Well, that is exactly why it will be more confusing to everyone. A python programmer is not expecting them to be different, and a non-programmer has no idea of what keys and indices are, much less how they differ.
The explanation isn't that hard, at least for a user with a basic knowledge of data structures -- you usually use key: with a dictionary, and item: with a sequence. The exception is when you have an integer key in a dictionary.
Eeep, gad no. The python is horrible. The prefix syntax is equally horrible, unfamiliar, and ambiguous! For example, why does call: not have an argument
Because I'm not passing an argument to the SQL statement. In my implementation, the syntax is "call:arg1,arg2,...", where each argument is required to be a variable name. Every prefixed path element operates upon the current traversal object, using the argument (if any) to the prefix. Here's a list that demonstrates:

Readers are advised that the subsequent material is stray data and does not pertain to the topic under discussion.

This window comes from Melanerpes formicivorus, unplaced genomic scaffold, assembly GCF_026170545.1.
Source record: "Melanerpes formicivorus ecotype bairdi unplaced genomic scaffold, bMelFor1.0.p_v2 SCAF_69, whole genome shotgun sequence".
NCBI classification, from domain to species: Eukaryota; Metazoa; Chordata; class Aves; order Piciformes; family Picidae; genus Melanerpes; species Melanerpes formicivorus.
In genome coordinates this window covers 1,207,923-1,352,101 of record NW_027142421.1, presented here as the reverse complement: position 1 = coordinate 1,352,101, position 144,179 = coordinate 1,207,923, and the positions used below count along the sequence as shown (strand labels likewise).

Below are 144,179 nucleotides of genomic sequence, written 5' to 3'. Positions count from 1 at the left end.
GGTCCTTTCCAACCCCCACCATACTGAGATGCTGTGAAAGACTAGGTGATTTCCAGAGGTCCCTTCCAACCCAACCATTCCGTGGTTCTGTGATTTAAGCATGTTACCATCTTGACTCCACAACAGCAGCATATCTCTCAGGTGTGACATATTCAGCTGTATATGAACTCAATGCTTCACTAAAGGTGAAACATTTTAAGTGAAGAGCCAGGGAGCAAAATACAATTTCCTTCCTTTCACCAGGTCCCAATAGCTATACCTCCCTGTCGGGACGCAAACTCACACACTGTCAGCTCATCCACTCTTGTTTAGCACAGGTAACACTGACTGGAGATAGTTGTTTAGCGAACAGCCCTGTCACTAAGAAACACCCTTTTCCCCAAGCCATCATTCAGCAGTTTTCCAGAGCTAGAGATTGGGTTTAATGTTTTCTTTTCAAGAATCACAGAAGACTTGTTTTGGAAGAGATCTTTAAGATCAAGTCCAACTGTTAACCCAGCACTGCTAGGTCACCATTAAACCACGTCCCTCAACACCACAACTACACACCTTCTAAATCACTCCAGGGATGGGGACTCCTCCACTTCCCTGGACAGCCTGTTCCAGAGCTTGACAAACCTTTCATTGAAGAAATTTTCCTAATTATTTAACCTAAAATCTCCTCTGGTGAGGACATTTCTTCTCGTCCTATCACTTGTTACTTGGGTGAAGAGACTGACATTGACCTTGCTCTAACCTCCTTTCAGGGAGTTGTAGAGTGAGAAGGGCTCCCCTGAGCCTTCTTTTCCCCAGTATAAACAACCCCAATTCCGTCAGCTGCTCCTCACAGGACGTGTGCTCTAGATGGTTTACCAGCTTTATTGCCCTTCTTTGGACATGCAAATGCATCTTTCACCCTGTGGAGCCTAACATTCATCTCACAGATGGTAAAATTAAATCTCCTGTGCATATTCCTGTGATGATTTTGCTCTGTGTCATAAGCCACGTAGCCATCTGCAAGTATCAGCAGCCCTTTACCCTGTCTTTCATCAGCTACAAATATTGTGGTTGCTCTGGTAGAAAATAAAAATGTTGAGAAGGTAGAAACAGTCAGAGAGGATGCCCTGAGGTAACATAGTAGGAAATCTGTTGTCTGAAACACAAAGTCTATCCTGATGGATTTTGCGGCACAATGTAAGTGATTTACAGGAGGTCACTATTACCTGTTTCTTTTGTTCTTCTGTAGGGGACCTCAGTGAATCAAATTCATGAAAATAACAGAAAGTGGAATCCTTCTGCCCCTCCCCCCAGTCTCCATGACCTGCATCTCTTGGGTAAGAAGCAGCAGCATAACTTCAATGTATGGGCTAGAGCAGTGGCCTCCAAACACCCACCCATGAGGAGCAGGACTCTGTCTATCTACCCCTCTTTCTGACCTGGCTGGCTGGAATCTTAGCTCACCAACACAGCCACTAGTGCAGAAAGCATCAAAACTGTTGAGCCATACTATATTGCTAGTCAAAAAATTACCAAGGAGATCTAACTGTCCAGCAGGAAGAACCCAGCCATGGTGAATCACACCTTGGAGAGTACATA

x/key:foo --> x['foo'] x/item:0 --> x x/attr:foo --> x.foo x/call:foo --> x(foo) x/var:foo --> getattr(x, foo) or x[foo] (path traversal semantics) x/fmt:%.2f --> '%.2f' % x x/fmt:thousands_commas --> thousands_commas(x)
Yes, alternative is very nice. Yes, it can be done with python:path(), or by refactoring the expression to an script. Yes, the alternatives are harder to read, or more work. Nu?
I can't think of a way to implement my first example using python:path(), though you could certainly do it with a Script. The second example can be awkwardly rewritten by defining "exists:data/stat" and using it in a short-circuiting boolean expression such as "have_stat and thousands_commas(data.stat) or 'No data.'". My point is that these prefixes allow a degree of precision, when necessary, that is not possible in current TALES without totally transforming the expression.
Doesn't it strike you as odd that sometimes the prefix denotes parameterization, and sometimes it denotes application?
I hope that the list above makes the consistency clearer.
Evan @ 4-am
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